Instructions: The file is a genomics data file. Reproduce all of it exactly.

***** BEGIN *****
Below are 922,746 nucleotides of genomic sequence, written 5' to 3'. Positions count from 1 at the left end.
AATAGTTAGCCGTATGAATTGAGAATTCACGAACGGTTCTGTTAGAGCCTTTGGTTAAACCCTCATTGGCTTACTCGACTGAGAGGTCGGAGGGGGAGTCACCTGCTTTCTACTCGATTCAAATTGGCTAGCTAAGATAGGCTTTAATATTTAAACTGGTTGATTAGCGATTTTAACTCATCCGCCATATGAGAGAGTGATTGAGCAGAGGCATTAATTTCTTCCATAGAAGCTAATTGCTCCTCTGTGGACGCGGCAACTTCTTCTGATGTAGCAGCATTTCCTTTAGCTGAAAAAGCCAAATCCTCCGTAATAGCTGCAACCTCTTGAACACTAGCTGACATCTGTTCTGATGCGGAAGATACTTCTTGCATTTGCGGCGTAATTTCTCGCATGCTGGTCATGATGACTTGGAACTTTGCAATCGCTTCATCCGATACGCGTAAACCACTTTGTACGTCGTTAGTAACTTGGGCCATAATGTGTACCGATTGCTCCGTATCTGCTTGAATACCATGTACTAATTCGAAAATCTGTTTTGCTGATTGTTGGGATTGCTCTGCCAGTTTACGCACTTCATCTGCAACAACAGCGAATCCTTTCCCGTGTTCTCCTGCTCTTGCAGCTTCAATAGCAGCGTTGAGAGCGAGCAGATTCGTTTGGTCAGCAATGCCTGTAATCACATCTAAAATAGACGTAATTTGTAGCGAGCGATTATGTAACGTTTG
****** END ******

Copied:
Below are 922,746 nucleotides of genomic sequence, written 5' to 3'. Positions count from 1 at the left end.
AATAGTTAGCCGTATGAATTGAGAATTCACGAACGGTTCTGTTAGAGCCTTTGGTTAAACCCTCATTGGCTTACTCGACTGAGAGGTCGGAGGGGGAGTCACCTGCTTTCTACTCGATTCAAATTGGCTAGCTAAGATAGGCTTTAATATTTAAACTGGTTGATTAGCGATTTTAACTCATCCGCCATATGAGAGAGTGATTGAGCAGAGGCATTAATTTCTTCCATAGAAGCTAATTGCTCCTCTGTGGACGCGGCAACTTCTTCTGATGTAGCAGCATTTCCTTTAGCTGAAAAAGCCAAATCCTCCGTAATAGCTGCAACCTCTTGAACACTAGCTGACATCTGTTCTGATGCGGAAGATACTTCTTGCATTTGCGGCGTAATTTCTCGCATGCTGGTCATGATGACTTGGAACTTTGCAATCGCTTCATCCGATACGCGTAAACCACTTTGTACGTCGTTAGTAACTTGGGCCATAATGTGTACCGATTGCTCCGTATCTGCTTGAATACCATGTACTAATTCGAAAATCTGTTTTGCTGATTGTTGGGATTGCTCTGCCAGTTTACGCACTTCATCTGCAACAACAGCGAATCCTTTCCCGTGTTCTCCTGCTCTTGCAGCTTCAATAGCAGCGTTGAGAGCGAGCAGATTCGTTTGGTCAGCAATGCCTGTAATCACATCTAAAATAGACGTAATTTGTAGCGAGCGATTATGTAACGTTTG